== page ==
LeapFrog Shapes and Sharing Picnic Basket: I’ve lost track of how many picnics we’ve had on our living room floor with this set. It was one of those toys we picked up as a treat one day at Target and for nearly a year now, it has regularly seen action. $21.99
Playmobil My Secret Playbox Horse Stable: This was a recent acquisition that made me nervous at first. There are so many small pieces, but after playing it together with Hannah a few times, we realized she had no interest in trying to eat them. This is one of those know-your-child toys. If they’re still putting everything in their mouths, skip this one. If not, it’s a really sweet little horse stable with tons of little tools for grooming and feeding. It’s another one that gives a surprising amount of language practice, and the best part is that the whole thing (with all of those little pieces) folds up into a lockable box for storage. $27.99
Crayola 24 Count Sidewalk Chalk: Sidewalk chalk is always great for a sunny, not-too-cold day. But the Crayola colors are incredibly vibrant. And the shape of each chalk stick is like a rectangular crayon, so the pieces won’t roll all over your driveway. Sometimes nothing beats an afternoon on the ground outside making chalk scribbles. $7.29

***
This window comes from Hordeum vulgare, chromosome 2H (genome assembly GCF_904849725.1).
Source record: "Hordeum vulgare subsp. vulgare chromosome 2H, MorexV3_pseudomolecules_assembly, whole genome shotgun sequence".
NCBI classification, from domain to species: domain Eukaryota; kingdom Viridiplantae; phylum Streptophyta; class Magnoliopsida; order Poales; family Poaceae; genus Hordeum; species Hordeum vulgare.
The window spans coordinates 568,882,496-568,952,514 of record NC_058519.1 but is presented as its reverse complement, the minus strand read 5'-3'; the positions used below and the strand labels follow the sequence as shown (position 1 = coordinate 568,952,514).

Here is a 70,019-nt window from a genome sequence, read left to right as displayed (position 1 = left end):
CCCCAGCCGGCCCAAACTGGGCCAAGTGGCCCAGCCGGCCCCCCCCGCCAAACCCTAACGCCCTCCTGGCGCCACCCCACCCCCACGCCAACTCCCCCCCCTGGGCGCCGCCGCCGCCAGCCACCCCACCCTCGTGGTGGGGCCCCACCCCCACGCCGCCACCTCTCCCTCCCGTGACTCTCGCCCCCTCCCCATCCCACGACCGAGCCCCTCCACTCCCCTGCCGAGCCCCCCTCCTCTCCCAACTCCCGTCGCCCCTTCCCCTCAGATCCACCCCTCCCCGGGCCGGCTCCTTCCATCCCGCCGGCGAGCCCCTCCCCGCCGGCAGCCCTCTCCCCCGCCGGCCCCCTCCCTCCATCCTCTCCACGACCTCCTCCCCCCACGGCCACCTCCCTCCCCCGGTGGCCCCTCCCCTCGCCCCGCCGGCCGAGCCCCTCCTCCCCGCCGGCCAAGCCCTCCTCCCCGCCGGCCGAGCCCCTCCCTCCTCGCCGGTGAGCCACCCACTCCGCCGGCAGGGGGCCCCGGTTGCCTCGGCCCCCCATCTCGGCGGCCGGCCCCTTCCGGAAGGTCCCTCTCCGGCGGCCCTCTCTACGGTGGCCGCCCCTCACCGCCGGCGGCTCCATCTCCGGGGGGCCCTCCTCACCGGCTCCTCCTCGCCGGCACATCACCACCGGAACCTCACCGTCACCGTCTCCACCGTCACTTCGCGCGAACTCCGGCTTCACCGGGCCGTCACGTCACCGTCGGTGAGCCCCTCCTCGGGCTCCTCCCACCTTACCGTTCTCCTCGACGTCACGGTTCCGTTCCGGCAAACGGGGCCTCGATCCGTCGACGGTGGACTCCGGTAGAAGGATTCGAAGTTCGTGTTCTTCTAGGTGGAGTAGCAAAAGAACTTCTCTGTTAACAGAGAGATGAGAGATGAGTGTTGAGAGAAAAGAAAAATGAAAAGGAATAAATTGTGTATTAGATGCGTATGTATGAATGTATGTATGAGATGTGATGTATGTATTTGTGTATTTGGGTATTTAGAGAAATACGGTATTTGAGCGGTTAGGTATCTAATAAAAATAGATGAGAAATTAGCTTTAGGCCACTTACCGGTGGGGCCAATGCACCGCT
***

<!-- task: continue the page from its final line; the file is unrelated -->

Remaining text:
Scrambled Eggs Shape Sorting Fun: This turned out to be another great travel toy. You will spend some time looking under seats for the occasional missing egg half, but we’ve taken this in the car, on the plane, in restaurants, everywhere. It fits in a purse or bag and is a really nice, distracting activity to get those fine motor skills going. $12.74
Little Partners Learning Tower: This isn’t a toy, but it has provided loads of quality play time together in the kitchen. A year ago, we added this to our kitchen and it’s the best piece of equipment in it. Now my daughter can stand on a step stool without falling off, but she still wants to be in her tower whenever we have kitchen time. The adjustable height means she can always be perfectly positioned to play with her little pots and pans and felt food, or to help me roll out pie dough or make a cake. $199.99
What toys do your little ones love?
Disclaimer: GeekMom received some items for review purposes.